MARIETTA — Nick Smith, who was just five years old on Oct. 23, 1995 when he was stabbed 18 times in his east Cobb home by an attacker who also killed Nick’s mother, was the only witness at Monday’s sentencing hearing of the convicted attacker, Waseem Daker.
“For the first time, I finally can hopefully start moving on from being a sad, scared little boy. When Waseem Daker took my mother’s life, my life was put on hold, and in my eyes, it’s always been in his hands,” Nick Smith said, reading from a prepared statement. “Nothing will ever bring back my mother. I will always be branded, his rage on my chest. But maybe I can start anew. No longer will someone other than me control my life and enter my thoughts. He’s finally caught, and I’m finally free. I love you, mom.”
Family and friends of Nick Smith, his mother, Karmen Smith, and Loretta “Lottie” Spencer Blatz packed Judge Mary Staley’s courtroom Monday morning. Six jurors also returned to court for the hearing.
Daker, who on Friday had asked that sentencing be delayed to give him time to get witnesses to court, had no supporters in the courtroom. He acted as his own attorney throughout the trial.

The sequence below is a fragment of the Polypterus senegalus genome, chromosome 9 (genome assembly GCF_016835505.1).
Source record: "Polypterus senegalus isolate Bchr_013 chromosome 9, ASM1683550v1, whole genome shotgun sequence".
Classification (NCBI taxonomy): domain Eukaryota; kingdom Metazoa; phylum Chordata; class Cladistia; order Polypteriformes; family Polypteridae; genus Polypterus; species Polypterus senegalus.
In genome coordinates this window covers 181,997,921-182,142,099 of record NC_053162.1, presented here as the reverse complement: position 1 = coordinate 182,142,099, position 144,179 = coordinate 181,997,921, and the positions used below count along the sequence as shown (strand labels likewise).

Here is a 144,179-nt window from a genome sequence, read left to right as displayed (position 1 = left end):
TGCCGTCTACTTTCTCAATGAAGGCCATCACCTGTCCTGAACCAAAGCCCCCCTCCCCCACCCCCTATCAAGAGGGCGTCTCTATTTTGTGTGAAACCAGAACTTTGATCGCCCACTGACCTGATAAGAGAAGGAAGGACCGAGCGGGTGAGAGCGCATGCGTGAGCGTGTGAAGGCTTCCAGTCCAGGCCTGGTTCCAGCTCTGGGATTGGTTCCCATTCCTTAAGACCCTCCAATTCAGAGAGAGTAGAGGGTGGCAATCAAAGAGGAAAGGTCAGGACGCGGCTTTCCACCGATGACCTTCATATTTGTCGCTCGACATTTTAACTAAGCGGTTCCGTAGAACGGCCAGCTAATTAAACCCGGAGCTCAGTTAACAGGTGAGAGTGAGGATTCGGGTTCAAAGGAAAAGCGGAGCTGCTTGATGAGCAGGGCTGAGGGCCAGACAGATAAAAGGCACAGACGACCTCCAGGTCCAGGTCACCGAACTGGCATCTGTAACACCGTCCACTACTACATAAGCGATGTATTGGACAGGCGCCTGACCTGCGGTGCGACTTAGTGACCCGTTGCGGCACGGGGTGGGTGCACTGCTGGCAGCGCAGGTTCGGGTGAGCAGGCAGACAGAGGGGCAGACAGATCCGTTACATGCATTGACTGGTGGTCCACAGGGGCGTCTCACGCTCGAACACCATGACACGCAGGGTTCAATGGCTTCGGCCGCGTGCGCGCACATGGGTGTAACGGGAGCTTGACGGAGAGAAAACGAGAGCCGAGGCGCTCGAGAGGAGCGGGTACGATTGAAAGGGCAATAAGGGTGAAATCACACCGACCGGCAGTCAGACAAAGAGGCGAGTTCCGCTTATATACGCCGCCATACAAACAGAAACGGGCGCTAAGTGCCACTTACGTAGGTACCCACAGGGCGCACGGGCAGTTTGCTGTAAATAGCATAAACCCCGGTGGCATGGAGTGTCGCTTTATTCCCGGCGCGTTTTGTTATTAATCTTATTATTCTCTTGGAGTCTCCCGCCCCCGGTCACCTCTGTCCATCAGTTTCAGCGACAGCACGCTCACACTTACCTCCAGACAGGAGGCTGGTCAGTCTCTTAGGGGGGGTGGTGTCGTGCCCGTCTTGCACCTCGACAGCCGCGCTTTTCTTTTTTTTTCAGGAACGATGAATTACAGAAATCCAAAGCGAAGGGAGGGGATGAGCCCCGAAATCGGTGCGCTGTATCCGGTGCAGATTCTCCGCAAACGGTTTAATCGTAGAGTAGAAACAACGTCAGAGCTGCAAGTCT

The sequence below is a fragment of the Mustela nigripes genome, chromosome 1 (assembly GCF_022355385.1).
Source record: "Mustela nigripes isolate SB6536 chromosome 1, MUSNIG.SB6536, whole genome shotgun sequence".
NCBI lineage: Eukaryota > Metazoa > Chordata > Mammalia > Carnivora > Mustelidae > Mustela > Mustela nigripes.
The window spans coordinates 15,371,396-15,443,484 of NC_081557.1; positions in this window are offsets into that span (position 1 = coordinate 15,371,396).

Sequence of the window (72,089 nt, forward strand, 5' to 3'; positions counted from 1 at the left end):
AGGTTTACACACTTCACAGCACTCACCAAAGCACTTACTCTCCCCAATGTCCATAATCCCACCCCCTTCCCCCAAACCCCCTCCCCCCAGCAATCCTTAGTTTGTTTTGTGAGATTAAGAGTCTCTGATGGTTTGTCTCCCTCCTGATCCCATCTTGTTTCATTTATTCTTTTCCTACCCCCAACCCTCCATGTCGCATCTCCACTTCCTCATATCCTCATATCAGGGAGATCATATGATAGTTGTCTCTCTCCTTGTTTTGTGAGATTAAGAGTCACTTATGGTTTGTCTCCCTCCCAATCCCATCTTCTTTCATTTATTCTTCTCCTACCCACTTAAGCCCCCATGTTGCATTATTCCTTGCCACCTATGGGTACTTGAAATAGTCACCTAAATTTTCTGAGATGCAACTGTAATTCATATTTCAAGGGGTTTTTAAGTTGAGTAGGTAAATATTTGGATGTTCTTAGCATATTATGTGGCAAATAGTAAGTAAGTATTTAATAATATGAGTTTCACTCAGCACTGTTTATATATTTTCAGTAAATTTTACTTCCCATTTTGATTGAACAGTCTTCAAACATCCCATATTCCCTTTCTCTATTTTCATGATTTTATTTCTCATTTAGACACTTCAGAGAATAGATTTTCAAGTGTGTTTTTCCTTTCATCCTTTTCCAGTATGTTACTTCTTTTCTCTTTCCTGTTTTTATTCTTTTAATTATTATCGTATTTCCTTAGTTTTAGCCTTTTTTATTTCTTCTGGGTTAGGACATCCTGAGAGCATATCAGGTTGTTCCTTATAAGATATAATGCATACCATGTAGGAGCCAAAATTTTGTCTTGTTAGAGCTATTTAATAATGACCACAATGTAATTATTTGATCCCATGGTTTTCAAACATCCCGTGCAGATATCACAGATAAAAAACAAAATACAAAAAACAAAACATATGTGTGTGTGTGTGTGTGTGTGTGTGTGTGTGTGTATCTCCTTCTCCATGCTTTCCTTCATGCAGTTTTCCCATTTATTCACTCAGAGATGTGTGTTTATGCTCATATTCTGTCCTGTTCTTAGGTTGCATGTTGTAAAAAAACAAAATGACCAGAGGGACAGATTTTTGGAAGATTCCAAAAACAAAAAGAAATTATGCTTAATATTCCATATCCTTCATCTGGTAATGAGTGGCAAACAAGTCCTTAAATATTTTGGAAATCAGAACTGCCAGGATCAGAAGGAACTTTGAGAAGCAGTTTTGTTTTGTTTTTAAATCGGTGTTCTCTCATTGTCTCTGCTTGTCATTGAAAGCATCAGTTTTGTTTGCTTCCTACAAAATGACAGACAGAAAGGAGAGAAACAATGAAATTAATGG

“I did not kill Karmen Smith. I did not stab Nick Smith,” Daker said, this time wearing shackles and dressed in an orange jail jumpsuit. “I hope one day the truth comes out, because this is not it.”
After lead prosecutor Jesse Evans argued Daker should get the maximum sentence possible — life plus 47 and a half years — in part because of his future dangerousness, it was Judge Staley’s turn.
“Oct. 23, 1995 was an evil day because of an evil man acting on evil instincts,” she said.
“I think you’re dangerous in prison, and I think, given the chance, you would do untold evil. I see that as what you are,” Staley said, in granting the maximum sentence. “I hope you never leave prison. Ever. That would be just.”
When Daker refused to sign the paperwork sentencing him for the malice murder, false imprisonment and aggravated assault of Karmen Smith; burglary; aggravated battery on Nick Smith; and criminal intent to commit aggravated stalking of Spencer Blatz, Staley said: “That’s typical of a coward. That’s what you are: A coward.”
Through June, the circuit defender’s office had spent about $36,000 on Daker’s defense, though the office initially rejected Daker as indigent because it believed he was hiding assets, including a home and a large money-market account. A different judge ordered the office to provide Daker with counsel.
Staley on Monday said Daker has “manipulated and abused” his court-appointed counsel, and directed the circuit defender’s office “to take whatever steps necessary to recover attorney fees that taxpayers have expended on your behalf.”
In 1996, when Daker was convicted of aggravated stalking of Spencer Blatz, he had dozens of supporters in the courtroom, and 10 people testified on his behalf.